Edward Sharpe & the Magnetic Zeros
There is no "Edward Sharpe" in L.A.'s the Magnetic Zeros. Instead, Alex Ebert, formerly of the new wave cult band Ima Robot, leads the indie/psych/Americana collective.
More aptly, Ebert plays exuberant ringmaster to as many as 13 musicians, most of whom were either friends or acquaintances before he formed the band in 2007. The group features piano, accordion, trumpet and lots of percussion; live shows are reportedly joyous events, indeed.
Up From Below, last year's debut on Vagrant Records (Rough Trade in the UK), draws inspiration from several late 60's/early 70's-era sources, most notably British folk revival (The Incredible String Band, Fairport Convention), Laurel Canyon singer-songwriters (Joni Mitchell, Jackson Browne) and San Francisco's "Summer of Love" scene (The Grateful Dead, Jefferson Airplane).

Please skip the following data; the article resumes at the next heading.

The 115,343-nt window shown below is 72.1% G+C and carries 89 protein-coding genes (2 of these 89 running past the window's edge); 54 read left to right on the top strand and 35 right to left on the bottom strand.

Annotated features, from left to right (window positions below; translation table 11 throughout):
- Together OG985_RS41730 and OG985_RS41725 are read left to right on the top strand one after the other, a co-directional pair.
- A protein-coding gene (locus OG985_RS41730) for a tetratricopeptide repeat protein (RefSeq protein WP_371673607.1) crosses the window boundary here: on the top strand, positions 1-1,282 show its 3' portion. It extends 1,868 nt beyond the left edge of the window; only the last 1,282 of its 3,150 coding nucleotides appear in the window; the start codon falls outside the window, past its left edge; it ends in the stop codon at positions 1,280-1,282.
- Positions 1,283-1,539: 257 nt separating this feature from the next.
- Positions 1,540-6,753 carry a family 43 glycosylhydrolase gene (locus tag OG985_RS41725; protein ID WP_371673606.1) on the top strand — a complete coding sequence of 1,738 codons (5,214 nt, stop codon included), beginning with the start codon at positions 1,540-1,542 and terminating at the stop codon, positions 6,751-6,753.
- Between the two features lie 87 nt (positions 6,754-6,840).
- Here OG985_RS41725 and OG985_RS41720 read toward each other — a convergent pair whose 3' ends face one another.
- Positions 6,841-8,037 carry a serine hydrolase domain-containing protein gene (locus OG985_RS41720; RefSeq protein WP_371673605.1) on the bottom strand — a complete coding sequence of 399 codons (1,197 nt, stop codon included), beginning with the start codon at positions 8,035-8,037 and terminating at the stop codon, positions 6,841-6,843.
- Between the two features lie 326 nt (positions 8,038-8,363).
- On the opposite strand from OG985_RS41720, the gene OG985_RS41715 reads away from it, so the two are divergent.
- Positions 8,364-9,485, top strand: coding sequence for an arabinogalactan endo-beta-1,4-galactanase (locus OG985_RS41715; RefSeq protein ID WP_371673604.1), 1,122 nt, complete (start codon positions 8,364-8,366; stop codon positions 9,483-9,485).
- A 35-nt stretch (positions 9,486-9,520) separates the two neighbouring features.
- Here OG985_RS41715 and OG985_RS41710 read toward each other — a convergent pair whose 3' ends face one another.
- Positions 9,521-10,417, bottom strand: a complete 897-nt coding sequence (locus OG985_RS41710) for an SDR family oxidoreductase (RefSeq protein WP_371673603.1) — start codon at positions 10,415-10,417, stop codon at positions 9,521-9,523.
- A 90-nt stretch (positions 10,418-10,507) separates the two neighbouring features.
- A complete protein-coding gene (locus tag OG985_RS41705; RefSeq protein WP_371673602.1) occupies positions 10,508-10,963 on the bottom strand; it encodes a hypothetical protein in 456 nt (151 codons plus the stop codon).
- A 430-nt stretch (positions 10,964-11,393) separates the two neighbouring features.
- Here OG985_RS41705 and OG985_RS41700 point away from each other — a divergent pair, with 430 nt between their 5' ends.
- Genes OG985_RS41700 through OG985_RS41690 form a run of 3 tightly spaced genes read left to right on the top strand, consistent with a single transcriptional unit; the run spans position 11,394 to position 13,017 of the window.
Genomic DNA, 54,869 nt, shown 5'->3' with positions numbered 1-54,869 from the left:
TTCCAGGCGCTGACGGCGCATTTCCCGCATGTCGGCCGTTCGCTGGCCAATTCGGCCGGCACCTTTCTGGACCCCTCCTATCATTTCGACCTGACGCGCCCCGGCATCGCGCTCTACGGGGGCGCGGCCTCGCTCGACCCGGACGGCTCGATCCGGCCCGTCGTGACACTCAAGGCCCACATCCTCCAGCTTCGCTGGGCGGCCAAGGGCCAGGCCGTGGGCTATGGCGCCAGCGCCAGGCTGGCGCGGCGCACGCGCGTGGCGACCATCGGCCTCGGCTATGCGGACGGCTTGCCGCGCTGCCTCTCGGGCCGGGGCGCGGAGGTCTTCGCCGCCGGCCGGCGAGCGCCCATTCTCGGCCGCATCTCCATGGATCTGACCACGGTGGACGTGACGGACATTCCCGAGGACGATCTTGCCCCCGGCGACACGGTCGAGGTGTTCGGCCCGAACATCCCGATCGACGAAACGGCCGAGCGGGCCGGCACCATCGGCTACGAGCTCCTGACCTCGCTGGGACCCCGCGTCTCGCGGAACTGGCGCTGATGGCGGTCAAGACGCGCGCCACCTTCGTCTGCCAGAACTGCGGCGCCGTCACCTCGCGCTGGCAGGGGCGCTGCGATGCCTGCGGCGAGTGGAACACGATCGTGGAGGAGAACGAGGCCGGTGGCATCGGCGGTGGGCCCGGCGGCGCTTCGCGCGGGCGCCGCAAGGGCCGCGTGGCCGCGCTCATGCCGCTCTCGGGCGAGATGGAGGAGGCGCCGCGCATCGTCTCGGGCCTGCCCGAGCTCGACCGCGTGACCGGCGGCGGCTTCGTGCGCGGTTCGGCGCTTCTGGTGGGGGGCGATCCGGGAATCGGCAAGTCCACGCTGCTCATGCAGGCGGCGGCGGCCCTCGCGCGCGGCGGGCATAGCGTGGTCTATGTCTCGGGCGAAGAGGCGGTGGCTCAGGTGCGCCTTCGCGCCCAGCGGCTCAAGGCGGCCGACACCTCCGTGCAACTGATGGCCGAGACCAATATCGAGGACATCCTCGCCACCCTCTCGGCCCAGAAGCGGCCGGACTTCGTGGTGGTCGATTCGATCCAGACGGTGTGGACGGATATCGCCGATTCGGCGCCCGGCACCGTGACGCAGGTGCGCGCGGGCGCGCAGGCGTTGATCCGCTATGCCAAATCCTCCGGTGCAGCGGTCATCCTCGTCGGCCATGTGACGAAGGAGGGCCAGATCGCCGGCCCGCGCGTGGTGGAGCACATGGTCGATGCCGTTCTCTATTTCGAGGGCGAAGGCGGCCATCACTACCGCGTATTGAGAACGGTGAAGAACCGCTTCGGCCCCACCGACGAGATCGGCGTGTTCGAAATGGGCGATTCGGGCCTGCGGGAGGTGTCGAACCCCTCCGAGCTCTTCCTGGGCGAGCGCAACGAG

The album was, in fact, recorded in Laurel Canyon at the analog-friendly home studio of Nico Agliette, one of the guitarists in the Magnetic Zeros. Up From Below, which has just been re-released as a deluxe edition, has an easy, organic vibe. Highlights including the minor hit "Home", the tribal "Desert Song" and the sprawling "Kisses Over Babylon" make this one of the more satisfying debuts in recent years.
U.S. fans can catch Edward Sharpe & the Magnetic Zeros at the Chicago Bluegrass & Blues Festival On Dec. 4 before the band takes wing to New Zealand and Australia for a string of shows that ends on Feb. 6 at the Big Day Out festival in Perth.